Of SNL‘s 38 seasons, I’d wager that at least 30 of them fall somewhere between a B- and B+ on the ratings scale. The show’s never as bad we think it is in the moment, but it’s also never as good as we remember it being. Every season, you’re going to get a handful of great sketches that you’ll never forget, just as you’ll get a ton more terrible ones that you wish you could. This season was no different. You had your duds (boring Daniel Craig, nervous Jeremy Renner, too-soon Kristen Wiig), your instant classics (up-for-anything Louis C.K. and Melissa McCarthy), and then there’s everything else, from Seth MacFarlane’s unmemorable premiere to Ben Affleck’s celebratory finale.
Today, though, we’re not focusing on the B- and B+’s or the boring, dreary cold opens, of which there are many — after the jump are the 10 best and 5 worst sketches from SNL season 38. Please share your favorites, too.
Date: September 15, 2012
Host: Seth MacFarlane
Sketch: “Puppet Class”
Howard Stern, of all people, put it best or at least most enthusiastically: “The sketch with Bill Hader doing this puppet class is the funniest thing I’ve seen ever on the show, maybe.” I’m not sure if I’d go that far, but “Puppet Class” could certainly follow Stefon on Bill Hader’s Best-Of DVD.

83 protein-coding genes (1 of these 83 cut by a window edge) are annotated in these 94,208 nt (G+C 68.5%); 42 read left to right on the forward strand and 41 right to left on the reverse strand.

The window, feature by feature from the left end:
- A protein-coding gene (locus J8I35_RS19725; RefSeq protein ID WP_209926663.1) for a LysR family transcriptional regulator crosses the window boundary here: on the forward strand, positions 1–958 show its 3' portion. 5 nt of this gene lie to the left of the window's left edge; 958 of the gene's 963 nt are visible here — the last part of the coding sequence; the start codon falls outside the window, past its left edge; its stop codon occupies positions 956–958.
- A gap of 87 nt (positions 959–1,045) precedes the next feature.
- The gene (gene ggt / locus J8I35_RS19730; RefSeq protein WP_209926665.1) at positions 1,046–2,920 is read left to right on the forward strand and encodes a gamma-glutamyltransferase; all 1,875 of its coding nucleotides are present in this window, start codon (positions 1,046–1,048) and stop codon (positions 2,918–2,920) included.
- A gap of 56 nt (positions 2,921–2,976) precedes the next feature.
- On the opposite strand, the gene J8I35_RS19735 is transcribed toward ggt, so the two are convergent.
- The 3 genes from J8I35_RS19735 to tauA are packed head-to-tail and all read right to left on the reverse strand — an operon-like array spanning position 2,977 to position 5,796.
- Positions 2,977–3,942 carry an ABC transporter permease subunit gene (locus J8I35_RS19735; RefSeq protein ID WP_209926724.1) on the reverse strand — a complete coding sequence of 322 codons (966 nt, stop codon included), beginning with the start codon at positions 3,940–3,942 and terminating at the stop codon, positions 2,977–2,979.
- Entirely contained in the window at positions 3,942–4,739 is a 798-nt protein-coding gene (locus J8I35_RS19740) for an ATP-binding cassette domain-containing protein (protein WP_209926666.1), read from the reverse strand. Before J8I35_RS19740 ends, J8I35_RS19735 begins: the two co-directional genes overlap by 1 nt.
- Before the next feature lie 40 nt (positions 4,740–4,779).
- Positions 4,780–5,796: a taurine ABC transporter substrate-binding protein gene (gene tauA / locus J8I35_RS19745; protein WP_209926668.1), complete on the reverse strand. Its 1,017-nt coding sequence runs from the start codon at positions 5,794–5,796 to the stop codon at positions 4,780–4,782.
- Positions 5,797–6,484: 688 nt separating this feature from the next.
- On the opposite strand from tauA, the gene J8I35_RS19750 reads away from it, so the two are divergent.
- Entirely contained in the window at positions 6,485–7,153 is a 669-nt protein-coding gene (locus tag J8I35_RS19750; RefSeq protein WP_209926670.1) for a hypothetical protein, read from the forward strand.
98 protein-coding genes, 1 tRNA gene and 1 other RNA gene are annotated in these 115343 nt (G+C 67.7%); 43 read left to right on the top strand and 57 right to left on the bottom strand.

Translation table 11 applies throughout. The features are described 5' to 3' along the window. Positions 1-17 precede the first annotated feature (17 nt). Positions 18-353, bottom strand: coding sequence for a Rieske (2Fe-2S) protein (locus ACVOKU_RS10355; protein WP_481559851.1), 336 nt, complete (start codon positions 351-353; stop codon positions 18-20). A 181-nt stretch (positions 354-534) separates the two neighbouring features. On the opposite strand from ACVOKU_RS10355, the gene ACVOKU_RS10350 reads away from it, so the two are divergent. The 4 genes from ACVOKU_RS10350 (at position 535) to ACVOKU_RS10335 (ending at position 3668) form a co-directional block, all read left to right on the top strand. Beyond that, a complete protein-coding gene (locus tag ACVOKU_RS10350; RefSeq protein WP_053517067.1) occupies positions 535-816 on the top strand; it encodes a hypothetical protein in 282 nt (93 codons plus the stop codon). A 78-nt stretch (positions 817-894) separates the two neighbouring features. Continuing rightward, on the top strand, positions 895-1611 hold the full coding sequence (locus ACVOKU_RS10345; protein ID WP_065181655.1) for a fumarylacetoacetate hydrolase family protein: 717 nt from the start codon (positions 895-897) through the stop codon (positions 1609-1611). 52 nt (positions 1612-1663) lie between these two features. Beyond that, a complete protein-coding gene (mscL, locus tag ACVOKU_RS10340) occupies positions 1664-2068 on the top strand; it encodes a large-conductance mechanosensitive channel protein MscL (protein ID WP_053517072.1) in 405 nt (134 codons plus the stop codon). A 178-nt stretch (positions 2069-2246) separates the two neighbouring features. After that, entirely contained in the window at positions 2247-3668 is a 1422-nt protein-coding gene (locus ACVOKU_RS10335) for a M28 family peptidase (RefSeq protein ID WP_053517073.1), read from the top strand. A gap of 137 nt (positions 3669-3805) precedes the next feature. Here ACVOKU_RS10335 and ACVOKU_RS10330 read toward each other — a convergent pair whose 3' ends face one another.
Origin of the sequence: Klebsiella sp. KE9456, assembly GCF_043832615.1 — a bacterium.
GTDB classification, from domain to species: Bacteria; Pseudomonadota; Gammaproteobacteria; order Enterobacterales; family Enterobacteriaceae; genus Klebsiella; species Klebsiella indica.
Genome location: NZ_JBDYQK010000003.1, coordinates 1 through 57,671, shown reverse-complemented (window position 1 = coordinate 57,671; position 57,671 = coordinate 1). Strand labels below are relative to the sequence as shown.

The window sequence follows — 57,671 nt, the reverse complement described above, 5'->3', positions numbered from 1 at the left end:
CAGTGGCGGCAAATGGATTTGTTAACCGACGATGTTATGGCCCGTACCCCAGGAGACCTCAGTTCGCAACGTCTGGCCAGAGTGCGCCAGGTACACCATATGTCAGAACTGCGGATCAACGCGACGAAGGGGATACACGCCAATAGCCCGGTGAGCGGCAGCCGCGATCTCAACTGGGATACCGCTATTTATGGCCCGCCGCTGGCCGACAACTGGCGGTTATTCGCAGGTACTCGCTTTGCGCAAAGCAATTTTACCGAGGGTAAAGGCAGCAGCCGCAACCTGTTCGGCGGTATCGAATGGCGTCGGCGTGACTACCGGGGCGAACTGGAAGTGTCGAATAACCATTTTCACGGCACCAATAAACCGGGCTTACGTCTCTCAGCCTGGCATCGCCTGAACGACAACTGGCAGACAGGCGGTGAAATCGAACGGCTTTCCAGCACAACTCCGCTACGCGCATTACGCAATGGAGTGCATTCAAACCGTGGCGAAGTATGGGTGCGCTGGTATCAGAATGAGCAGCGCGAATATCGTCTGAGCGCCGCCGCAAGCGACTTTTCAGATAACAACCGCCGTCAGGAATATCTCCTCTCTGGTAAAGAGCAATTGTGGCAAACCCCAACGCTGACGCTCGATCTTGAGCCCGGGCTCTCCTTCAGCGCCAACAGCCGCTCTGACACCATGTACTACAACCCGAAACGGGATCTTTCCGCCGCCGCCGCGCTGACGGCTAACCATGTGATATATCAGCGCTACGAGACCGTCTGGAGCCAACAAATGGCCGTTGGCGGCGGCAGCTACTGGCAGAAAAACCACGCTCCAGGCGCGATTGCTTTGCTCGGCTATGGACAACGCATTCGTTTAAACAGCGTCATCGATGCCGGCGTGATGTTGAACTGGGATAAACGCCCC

Date: November 3, 2012
Host: Louis C.K.
If “Lincoln” had ended with Kenan’s emancipated slave sarcastically thanking our 16th president at the bar, it would have been good enough — but then the familiar Louie theme began playing, and “Lincoln” became an instant classic. (I wonder if there’s anyone out there who had no idea what was being spoofed?) It’s so pitch perfect, from the font of the credits, to the way it was shot, to Lincoln’s self-effacing jokes. The only thing missing was Louie/Lincoln balancing against the Comedy Cellar brick wall with one hand. According to Late Night writer Mike Shoemaker “Lincoln” was written by Seth Meyers, so props to you, Mr. Meyers. In honor, I’ll refrain from commenting on your mugging during “Weekend Update” for one week and one week only.